Americans have lost faith in the vision that our progenitors universally held. We no longer believe that our republic is the application of the golden rule, "Thou shalt love thy neighbor as thyself." The American dream seems inaccessible to increasing numbers of people. President Jimmy Carter once described our condition as a malaise. As our society has lost hope in its vision, it has considered humanism, socialism, communism, atheism, promiscuity, narcism, materialism and globalism. We debate abortion, homosexuality and euthanasia. Our families are divided, extended, and dysfunctional. Once we invited the illiterate and superstitious tribes of the earth to the light of Christ and the knowledge of Western Civilization. We even supported missionaries with tax dollars. Now, we try to preserve their cultures, because we no longer believe ours superior and condemn missionaries who westernize foreign converts. As we consider and debate all the different opinions now considered in our society, alienating and fragmenting it, we fail to overcome the challenges it faces. If they remain unmet, America will eventually fall from within.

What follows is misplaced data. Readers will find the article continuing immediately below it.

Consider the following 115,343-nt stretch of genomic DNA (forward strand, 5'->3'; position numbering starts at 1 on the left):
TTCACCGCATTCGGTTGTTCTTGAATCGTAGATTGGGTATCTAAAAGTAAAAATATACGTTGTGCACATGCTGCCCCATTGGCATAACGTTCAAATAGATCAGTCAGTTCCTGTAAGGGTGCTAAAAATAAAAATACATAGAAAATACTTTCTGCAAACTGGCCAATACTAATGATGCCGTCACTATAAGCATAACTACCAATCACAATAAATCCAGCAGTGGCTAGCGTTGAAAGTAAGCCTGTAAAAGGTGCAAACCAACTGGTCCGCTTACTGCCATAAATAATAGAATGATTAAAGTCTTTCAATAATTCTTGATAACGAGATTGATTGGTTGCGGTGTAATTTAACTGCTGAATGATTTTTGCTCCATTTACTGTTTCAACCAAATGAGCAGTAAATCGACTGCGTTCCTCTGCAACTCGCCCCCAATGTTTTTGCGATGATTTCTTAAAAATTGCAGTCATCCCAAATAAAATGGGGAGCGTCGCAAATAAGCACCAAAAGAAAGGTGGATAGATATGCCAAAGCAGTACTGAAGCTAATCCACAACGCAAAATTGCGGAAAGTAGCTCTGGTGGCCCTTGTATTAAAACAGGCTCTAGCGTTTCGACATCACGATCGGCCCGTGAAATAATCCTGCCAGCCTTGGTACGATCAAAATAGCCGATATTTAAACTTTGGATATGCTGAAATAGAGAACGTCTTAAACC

Religious Revival Needed

Toynbee understood that our civilization can be rejuvenated by a religious revival. That is the only way to lift our culture out of its self-defeating debate. Although he was a Christian, he offered no religious solution. Perhaps he could see no way to inspire the necessary revival. In its absence, he proposed another alternative.